Calculate the ChiSquare value of each split as the sum of ChiSquare values for all the child nodes
 Select the split with higher ChiSquare value
 Until you achieve homogeneous nodes, repeat steps 13
Of course, there’s a video explaining ChiSquare in the context of a decision tree:
End Notes
Now, you know about different methods of splitting a decision tree. In the next steps, you can watch our complete playlist on decision trees on youtube. Or, you can take our free course on decision trees here.
I have also put together a list of fantastic articles on decision trees below:
 TreeBased Algorithms: A Complete Tutorial from Scratch (in R & Python)
 Build a Decision Tree in Minutes using Weka (No Coding Required!)
 Decision Tree vs Random Forest – Which Algorithm Should you Use?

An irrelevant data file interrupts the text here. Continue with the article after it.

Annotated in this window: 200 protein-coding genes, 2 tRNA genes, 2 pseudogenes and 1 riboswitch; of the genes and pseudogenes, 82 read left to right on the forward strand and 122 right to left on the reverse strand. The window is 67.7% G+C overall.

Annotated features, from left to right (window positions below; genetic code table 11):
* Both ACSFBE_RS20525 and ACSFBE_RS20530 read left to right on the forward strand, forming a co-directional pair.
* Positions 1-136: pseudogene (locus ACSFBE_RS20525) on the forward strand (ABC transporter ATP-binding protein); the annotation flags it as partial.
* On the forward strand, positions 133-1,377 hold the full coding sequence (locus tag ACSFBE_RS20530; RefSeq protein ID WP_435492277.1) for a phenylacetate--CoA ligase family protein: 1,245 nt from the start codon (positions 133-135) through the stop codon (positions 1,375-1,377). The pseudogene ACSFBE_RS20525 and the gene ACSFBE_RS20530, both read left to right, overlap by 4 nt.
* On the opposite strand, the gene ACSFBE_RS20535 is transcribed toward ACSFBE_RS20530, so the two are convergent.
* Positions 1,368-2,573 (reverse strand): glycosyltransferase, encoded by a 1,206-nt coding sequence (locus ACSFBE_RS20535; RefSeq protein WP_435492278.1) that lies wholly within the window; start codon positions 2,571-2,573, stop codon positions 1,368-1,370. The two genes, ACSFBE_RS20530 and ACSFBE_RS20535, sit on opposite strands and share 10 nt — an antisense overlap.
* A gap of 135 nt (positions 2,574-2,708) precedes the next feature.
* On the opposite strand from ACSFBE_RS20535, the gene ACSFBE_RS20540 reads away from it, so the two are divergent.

45 questions to test Data Scientists on TreeBased Algorithms (Decision tree, Random Forests, XGBoost)
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Hi, Abhishek Sharma
I have one doubt with Decision Tree Splitting Method #3: Gini Impurity. You mension there Gini Impurity is a method for splitting the nodes when the target variable is continuous.
is it correct?
I have read below blog so i am confuse with it.
https://www.analyticsvidhya.com/blog/2016/04/treebasedalgorithmscompletetutorialscratchinpython/
Hi Maneesh, Thank you for pointing it out. I have made the necessary improvements.